the Suzuki Verde, which even imitates the old classic
Vespa script nameplate. It will be only over time that
scooterists will decide which (if any) of these designs
become accepted as true "classic" scooters. Given the
constant advancement of scooter designs, some even feel
that eventually, the first modern scooters of the early
80s by Honda and Yamaha will eventually be accepted as
"classics". Only time will tell for certain. [5/00]
What are "chopper", "cut-down",
"mod" and "rat" scooters?
Because most Lambretta scooters feature a tubular frame,
it is very easy to make them look like miniature Harley
chopper motorcycles, and many scooterists have done
this. These are called "chopper" scooters. Since Vespa
scooters are almost exclusively of unibody design, the
only way to make them look anything like choppers is to
literally cut the body panels down to make the scooter
slimmer. When they stop there, these are called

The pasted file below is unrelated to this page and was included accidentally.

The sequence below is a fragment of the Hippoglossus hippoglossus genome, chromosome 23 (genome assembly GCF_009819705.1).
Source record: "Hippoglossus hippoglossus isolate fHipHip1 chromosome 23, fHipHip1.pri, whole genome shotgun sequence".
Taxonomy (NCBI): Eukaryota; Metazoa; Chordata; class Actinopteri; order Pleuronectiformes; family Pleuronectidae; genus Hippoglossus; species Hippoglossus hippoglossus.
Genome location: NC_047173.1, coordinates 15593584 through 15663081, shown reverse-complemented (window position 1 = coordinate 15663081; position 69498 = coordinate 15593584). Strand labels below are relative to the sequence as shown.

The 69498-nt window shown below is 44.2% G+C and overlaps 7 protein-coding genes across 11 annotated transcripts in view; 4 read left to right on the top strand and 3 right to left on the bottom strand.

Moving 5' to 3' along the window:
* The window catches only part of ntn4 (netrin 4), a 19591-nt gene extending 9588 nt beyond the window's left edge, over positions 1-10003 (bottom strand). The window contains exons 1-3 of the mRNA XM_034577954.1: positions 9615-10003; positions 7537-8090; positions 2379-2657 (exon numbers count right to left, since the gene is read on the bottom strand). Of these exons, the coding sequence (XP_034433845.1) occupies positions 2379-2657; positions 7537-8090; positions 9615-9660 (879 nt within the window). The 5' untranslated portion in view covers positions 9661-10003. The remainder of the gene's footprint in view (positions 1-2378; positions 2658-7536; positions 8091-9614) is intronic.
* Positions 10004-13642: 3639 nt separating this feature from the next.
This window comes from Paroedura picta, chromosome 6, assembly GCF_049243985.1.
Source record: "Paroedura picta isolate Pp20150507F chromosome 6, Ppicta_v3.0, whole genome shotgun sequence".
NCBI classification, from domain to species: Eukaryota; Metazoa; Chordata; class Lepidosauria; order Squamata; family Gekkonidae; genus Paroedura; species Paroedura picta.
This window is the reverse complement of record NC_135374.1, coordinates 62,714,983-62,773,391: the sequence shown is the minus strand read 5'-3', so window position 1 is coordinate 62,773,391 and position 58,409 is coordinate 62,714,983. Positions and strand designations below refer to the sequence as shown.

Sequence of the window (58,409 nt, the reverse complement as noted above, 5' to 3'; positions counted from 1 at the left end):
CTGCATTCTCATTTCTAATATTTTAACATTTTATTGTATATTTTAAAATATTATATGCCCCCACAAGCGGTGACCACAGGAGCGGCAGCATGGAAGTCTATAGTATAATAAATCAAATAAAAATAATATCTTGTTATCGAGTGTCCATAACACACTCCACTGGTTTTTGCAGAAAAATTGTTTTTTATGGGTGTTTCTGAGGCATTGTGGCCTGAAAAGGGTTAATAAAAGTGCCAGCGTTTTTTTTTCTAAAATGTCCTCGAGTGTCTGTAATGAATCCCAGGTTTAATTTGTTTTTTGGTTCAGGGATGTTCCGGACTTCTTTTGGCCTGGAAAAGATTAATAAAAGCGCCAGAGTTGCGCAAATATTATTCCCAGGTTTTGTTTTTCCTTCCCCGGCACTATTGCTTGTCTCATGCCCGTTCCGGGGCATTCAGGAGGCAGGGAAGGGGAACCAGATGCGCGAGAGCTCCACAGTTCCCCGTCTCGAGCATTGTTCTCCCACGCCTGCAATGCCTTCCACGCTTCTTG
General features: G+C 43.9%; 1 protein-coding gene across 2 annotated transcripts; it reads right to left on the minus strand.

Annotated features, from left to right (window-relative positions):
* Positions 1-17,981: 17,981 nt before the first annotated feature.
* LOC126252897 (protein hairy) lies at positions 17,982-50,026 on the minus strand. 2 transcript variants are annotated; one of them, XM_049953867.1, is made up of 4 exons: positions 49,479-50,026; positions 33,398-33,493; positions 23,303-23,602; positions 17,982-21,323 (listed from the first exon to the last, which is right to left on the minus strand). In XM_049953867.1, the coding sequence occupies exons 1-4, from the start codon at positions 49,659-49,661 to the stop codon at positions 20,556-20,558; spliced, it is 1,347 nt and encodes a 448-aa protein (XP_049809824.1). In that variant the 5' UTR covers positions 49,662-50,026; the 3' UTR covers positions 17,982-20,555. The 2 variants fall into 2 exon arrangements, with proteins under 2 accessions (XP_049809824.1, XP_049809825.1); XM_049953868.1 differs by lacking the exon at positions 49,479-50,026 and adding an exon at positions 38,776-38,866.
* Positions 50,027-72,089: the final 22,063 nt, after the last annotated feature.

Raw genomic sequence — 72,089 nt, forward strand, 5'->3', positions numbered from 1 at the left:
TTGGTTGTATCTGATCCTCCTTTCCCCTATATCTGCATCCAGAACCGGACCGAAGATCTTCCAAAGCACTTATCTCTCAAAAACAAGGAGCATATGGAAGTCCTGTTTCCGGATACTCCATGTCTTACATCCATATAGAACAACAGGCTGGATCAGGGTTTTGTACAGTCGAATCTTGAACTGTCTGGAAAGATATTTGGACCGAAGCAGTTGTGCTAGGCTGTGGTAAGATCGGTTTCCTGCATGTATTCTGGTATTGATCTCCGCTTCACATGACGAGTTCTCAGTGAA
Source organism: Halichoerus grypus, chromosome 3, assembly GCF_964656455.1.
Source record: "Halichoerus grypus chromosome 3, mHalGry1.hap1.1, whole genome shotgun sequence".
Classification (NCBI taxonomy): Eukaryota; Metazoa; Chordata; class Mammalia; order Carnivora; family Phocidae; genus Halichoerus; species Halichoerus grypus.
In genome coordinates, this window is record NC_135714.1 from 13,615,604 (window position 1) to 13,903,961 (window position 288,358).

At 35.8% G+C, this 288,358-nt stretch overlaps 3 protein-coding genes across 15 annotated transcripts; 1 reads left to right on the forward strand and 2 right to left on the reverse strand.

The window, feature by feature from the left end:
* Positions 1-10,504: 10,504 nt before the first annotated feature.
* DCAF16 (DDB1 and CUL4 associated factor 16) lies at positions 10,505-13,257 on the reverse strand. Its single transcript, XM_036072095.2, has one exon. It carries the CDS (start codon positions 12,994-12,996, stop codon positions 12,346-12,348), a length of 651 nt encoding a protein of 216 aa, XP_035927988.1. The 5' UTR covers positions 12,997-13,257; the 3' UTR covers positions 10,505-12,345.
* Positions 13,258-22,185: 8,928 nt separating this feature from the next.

"cut-downs". If they then add extra long forks, they can
also become choppers. There is a good photo of a
Lambretta chopper on the lambretta.com website.
So-called "mod" scooters typically feature lots of
chrome accessories, and lots of mirrors and lights.
While it's not essential, mod scooters are usually
ridden by "mods" who have mimicked their styles from the
movie Quadrophenia. Finally, "rats" are simply very
unattractive running scooters, either because they have
been crashed, had their paint stripped for restoration
or simply never been maintained. Many "rat" owners
purposely parade these scooters to generate amusement.
It is typical of many scooter rallies that "choppers",
"cut-downs", "mod" and "rat" scooters will get their own
What are "two-strokes" and
"four-strokes" and how do they differ?
There is a very important technical distinction between
engine designs in the scooter world. "Two-stroke"
engines burn the gas and lubricating oil together as
part of the combustion process, which results in greater
lower end torque, fewer moving parts and greater fuel
efficiency. Unfortunately, this also means they pollute
more, as unburned oil fumes exit the exhaust system.
This is why two-strokes are being banned in many
industrialized countries concerned with air quality.
Virtually all classic scooters are two-stroke. The
oldest models require "pre-mixing", which is simply
pouring pre-measured oil into the gas tank when fueling.
Newer models have eliminated this by adding oil
injection systems that mix the oil and gas
automatically. Vespas built after about 1978 typically